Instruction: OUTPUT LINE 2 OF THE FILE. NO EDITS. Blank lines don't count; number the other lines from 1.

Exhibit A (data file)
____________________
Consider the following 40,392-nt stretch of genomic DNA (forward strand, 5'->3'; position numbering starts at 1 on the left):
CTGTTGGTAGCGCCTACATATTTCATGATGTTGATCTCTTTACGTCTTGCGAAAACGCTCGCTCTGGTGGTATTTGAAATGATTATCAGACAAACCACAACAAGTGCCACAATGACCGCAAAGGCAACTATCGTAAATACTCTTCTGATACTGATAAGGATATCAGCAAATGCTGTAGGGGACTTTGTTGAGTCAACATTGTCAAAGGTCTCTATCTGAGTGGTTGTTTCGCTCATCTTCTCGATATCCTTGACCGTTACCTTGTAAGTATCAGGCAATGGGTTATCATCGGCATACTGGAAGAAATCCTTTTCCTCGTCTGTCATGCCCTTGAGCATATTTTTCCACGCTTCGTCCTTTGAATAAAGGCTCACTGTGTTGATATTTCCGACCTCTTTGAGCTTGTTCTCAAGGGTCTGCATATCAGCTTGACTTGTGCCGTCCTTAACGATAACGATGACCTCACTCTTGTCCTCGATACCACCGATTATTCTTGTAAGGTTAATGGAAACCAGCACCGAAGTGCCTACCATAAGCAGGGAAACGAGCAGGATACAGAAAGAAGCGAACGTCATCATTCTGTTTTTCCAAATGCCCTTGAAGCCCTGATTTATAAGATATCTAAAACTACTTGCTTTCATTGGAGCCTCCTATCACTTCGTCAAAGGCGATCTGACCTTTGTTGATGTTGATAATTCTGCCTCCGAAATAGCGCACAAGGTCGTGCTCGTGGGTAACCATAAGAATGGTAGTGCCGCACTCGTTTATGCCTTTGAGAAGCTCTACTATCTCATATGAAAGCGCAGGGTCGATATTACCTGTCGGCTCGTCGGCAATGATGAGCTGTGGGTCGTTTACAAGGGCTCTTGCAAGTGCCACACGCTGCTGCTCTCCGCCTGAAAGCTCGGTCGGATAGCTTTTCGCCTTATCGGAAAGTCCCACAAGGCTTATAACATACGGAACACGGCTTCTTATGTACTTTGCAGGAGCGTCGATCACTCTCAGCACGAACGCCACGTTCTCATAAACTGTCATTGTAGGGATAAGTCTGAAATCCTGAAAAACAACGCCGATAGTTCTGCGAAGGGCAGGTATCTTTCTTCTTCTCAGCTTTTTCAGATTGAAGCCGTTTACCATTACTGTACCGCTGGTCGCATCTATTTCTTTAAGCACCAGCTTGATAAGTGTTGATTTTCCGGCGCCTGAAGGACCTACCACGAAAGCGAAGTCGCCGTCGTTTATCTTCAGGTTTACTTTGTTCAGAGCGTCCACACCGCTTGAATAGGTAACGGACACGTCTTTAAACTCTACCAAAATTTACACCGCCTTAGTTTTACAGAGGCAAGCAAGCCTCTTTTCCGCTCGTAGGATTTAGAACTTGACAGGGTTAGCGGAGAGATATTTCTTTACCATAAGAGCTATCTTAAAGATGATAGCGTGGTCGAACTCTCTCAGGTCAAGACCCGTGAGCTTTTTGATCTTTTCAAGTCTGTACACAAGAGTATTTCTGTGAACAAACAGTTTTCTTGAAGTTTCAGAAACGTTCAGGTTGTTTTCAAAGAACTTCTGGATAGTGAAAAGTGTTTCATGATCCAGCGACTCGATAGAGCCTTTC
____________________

CTGTTGGTAGCGCCTACATATTTCATGATGTTGATCTCTTTACGTCTTGCGAAAACGCTCGCTCTGGTGGTATTTGAAATGATTATCAGACAAACCACAACAAGTGCCACAATGACCGCAAAGGCAACTATCGTAAATACTCTTCTGATACTGATAAGGATATCAGCAAATGCTGTAGGGGACTTTGTTGAGTCAACATTGTCAAAGGTCTCTATCTGAGTGGTTGTTTCGCTCATCTTCTCGATATCCTTGACCGTTACCTTGTAAGTATCAGGCAATGGGTTATCATCGGCATACTGGAAGAAATCCTTTTCCTCGTCTGTCATGCCCTTGAGCATATTTTTCCACGCTTCGTCCTTTGAATAAAGGCTCACTGTGTTGATATTTCCGACCTCTTTGAGCTTGTTCTCAAGGGTCTGCATATCAGCTTGACTTGTGCCGTCCTTAACGATAACGATGACCTCACTCTTGTCCTCGATACCACCGATTATTCTTGTAAGGTTAATGGAAACCAGCACCGAAGTGCCTACCATAAGCAGGGAAACGAGCAGGATACAGAAAGAAGCGAACGTCATCATTCTGTTTTTCCAAATGCCCTTGAAGCCCTGATTTATAAGATATCTAAAACTACTTGCTTTCATTGGAGCCTCCTATCACTTCGTCAAAGGCGATCTGACCTTTGTTGATGTTGATAATTCTGCCTCCGAAATAGCGCACAAGGTCGTGCTCGTGGGTAACCATAAGAATGGTAGTGCCGCACTCGTTTATGCCTTTGAGAAGCTCTACTATCTCATATGAAAGCGCAGGGTCGATATTACCTGTCGGCTCGTCGGCAATGATGAGCTGTGGGTCGTTTACAAGGGCTCTTGCAAGTGCCACACGCTGCTGCTCTCCGCCTGAAAGCTCGGTCGGATAGCTTTTCGCCTTATCGGAAAGTCCCACAAGGCTTATAACATACGGAACACGGCTTCTTATGTACTTTGCAGGAGCGTCGATCACTCTCAGCACGAACGCCACGTTCTCATAAACTGTCATTGTAGGGATAAGTCTGAAATCCTGAAAAACAACGCCGATAGTTCTGCGAAGGGCAGGTATCTTTCTTCTTCTCAGCTTTTTCAGATTGAAGCCGTTTACCATTACTGTACCGCTGGTCGCATCTATTTCTTTAAGCACCAGCTTGATAAGTGTTGATTTTCCGGCGCCTGAAGGACCTACCACGAAAGCGAAGTCGCCGTCGTTTATCTTCAGGTTTACTTTGTTCAGAGCGTCCACACCGCTTGAATAGGTAACGGACACGTCTTTAAACTCTACCAAAATTTACACCGCCTTAGTTTTACAGAGGCAAGCAAGCCTCTTTTCCGCTCGTAGGATTTAGAACTTGACAGGGTTAGCGGAGAGATATTTCTTTACCATAAGAGCTATCTTAAAGATGATAGCGTGGTCGAACTCTCTCAGGTCAAGACCCGTGAGCTTTTTGATCTTTTCAAGTCTGTACACAAGAGTATTTCTGTGAACAAACAGTTTTCTTGAAGTTTCAGAAACGTTCAGGTTGTTTTCAAAGAACTTCTGGATAGTGAAAAGTGTTTCATGATCCAGCGACTCGATAGAGCCTTTC